BBC NEWS Americas Africa Europe Middle East South Asia Asia Pacific Arabic Spanish Russian Chinese Welsh

 You are in: World: Africa
Front Page 
Middle East 
South Asia 
From Our Own Correspondent 
Letter From America 
UK Politics 
Talking Point 
In Depth 

Commonwealth Games 2002

BBC Sport

BBC Weather

Tuesday, 18 December, 2001, 14:55 GMT
Mazoka: The candidate who means business
Anderson Mazoka
Mazoka is well organised with popular policies
A profile of one of Zambia's leading candidates in the presidential election on 27 December by the BBC's former reporter in Lusaka, Anthony Kunda, who died on 14 December.

Although he is one of the leading presidential candidates in the forthcoming elections in Zambia, when you first meet Anderson Mazoka, you would never think he is a politician.

This is especially so when you meet him dressed in his trademark immaculate western-style executive suit.

But in less than five years since he formed his party United Party for National Development, Mr Mazoka has become what some people would call a seasoned politician.

To attest to that, in just their first year of existence, Mr Mazoka and his UPND started beating the ruling Movement for Multiparty Democracy (MMD) in certain parliamentary bye-elections.


This organisational ability could partly be due to his experience in the business world, both in Zambia and abroad.

Mazoka's supporters
Free medical services and free education could be popular

Fifty-six year-old Mr Mazoka was born in southern Zambia to teacher - parents.

Perhaps due to their calling, they both encouraged him to excel in his school work. And excel, he did because he was among the first graduates of the newly opened University of Zambia.

He worked briefly in Zambia, before he went to the United States of America, where he both worked and studied.

On his return in the 70s, he worked for Zambia Railways, where, in the space of two years former president Kenneth Kaunda elevated him to general manager.


But this was also the place where his fortunes started to take a nose-dive.

It is alleged that some unorthodox practices took place at Zambia Railways during the time Mr Mazoka was general manager.

When the trains stopped in transit from Botswana, the fat healthy cattle they were carrying which were meant for export to Congo Kinshasa, were apparently removed and exchanged with thin local animals.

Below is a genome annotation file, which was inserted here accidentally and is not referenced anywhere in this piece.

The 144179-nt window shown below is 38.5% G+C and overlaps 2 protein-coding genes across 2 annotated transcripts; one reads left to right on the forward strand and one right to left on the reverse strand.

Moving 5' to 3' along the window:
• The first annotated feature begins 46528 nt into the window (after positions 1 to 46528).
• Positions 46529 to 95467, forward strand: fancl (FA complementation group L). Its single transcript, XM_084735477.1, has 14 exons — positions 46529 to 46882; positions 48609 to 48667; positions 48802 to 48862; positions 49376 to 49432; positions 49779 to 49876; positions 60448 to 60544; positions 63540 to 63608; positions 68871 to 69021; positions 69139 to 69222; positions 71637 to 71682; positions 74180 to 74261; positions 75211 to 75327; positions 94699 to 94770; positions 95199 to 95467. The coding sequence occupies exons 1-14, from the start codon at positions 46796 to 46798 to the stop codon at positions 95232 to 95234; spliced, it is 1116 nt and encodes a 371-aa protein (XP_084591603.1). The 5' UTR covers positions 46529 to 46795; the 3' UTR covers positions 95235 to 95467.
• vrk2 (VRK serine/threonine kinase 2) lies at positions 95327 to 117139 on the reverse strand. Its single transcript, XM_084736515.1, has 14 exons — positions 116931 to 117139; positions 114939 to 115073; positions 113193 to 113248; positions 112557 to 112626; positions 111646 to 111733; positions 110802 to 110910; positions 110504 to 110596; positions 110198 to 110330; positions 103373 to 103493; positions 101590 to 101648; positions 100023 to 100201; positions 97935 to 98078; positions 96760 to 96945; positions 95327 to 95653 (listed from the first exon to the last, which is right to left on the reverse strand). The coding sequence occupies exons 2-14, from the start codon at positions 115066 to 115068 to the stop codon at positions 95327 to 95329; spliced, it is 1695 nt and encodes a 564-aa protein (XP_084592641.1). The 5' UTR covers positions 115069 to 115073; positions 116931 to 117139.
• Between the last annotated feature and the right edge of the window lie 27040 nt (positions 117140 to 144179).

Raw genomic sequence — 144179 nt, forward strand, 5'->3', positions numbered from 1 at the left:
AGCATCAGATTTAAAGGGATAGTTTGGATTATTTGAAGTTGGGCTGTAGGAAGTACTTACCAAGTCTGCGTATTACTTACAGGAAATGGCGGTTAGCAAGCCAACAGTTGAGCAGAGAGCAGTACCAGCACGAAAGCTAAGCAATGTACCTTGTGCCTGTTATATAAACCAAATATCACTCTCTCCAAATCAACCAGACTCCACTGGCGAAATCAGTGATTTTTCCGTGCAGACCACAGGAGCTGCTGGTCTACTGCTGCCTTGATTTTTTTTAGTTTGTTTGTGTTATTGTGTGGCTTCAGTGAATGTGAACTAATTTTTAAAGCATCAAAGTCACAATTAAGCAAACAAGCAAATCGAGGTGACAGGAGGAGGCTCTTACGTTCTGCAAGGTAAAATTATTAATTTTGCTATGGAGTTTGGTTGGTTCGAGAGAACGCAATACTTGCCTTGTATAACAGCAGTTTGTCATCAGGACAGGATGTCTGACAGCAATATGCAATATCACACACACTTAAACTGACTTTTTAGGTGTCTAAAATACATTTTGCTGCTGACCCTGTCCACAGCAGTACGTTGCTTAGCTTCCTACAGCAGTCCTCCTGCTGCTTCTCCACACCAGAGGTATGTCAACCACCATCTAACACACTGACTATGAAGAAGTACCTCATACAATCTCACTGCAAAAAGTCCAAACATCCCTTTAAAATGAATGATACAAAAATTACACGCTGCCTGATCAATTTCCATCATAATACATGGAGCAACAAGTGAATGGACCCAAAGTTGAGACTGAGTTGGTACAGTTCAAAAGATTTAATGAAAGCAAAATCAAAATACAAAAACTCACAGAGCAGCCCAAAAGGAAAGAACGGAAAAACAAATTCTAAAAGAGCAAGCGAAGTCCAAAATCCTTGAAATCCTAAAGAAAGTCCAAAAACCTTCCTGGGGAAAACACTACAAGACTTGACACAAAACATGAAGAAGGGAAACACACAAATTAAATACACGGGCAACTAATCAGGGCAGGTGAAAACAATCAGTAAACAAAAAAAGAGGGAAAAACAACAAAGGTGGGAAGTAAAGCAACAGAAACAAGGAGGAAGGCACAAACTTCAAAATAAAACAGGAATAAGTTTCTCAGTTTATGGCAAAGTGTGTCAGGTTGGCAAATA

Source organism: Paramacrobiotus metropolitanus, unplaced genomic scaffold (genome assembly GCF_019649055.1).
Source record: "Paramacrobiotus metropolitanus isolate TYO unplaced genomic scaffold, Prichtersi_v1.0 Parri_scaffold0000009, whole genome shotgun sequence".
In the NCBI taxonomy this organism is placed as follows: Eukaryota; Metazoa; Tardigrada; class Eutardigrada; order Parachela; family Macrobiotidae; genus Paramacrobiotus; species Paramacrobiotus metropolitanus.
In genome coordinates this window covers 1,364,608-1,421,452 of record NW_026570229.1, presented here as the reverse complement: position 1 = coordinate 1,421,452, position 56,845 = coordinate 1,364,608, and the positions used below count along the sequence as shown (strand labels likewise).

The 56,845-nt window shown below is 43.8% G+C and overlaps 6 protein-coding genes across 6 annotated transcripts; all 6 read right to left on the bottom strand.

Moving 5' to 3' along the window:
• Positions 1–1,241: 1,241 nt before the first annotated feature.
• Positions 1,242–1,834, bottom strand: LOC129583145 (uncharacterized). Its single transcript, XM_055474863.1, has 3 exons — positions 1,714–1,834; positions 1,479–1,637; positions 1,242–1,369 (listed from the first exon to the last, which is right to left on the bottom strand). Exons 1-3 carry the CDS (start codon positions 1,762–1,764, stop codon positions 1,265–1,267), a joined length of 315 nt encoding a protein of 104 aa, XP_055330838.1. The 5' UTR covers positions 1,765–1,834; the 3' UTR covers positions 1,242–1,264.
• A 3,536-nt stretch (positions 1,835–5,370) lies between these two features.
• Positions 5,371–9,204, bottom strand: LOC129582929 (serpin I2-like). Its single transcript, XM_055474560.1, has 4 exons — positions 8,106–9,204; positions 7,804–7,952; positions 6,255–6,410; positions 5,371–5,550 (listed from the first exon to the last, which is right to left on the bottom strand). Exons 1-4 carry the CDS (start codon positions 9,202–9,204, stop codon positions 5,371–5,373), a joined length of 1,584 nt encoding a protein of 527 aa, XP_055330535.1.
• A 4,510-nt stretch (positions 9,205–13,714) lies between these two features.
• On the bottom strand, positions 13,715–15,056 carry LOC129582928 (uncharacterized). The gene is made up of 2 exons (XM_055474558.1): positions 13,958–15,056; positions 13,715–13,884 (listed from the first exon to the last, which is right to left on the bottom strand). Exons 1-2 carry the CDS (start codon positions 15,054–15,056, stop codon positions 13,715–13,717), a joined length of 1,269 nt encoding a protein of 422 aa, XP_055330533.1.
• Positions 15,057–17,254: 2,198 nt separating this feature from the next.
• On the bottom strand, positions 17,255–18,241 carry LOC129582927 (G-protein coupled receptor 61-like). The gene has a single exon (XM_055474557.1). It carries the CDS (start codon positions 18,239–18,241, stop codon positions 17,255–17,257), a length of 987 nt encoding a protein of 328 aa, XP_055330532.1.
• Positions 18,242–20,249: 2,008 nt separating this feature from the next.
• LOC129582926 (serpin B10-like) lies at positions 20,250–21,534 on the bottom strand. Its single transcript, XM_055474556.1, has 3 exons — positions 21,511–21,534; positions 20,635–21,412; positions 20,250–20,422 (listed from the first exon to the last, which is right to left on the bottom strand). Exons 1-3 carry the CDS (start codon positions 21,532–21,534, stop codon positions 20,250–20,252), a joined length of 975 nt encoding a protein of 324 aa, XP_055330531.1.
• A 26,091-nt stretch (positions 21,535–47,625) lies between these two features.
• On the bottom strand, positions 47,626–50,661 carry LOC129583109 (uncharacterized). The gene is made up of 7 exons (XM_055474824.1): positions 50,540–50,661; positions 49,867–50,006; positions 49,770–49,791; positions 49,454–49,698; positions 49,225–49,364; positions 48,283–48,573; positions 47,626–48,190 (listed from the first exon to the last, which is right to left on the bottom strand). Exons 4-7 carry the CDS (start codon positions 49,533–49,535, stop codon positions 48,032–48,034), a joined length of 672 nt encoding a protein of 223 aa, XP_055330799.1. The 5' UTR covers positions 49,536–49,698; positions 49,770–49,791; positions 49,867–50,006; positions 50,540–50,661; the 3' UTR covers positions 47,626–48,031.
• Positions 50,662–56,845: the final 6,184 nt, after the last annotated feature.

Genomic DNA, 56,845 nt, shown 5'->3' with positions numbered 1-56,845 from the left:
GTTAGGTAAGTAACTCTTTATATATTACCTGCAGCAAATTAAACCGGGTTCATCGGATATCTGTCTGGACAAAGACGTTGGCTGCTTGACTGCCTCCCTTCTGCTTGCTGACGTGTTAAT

Former President Kaunda appointed a commission inquiry over the issue. But like so many reports of commissions of inqury in Zambia, nothing significant came out of that.

The issue has resurfaced again with some of Mr Mazoka's critics pointing accusing fingers at him in connection with that incident, but Mr Mazoka insists on his innocence.

He often throws a challenge back at these critics saying: "You can publish the report, if you want to."


Mr Mazoka is fairly popular in some parts of the country, although some political observers say he is something of a tribalist pointing to the presence of his Tonga-speaking people in key party positions.

Mr Mazoka has also been accused of having links with free masonry.

And in largely-Christian Zambia, free masonry is equated to satanism.

But Mr Mazoka has continued to plead his innocence saying "I was born a seventh day adventist, and will die an adventist Christian."

But if there is one thing that endears him to the electorate, it is his policy of providing free education, and free medical services. He has also been talking about farm subsidies, which the MMD abandoned with disastrous consequences.

If Mr Mazoka wins the election, the country might see more pro-poor policies.

Internet links:

The BBC is not responsible for the content of external internet sites

Links to more Africa stories are at the foot of the page.

E-mail this story to a friend

Links to more Africa stories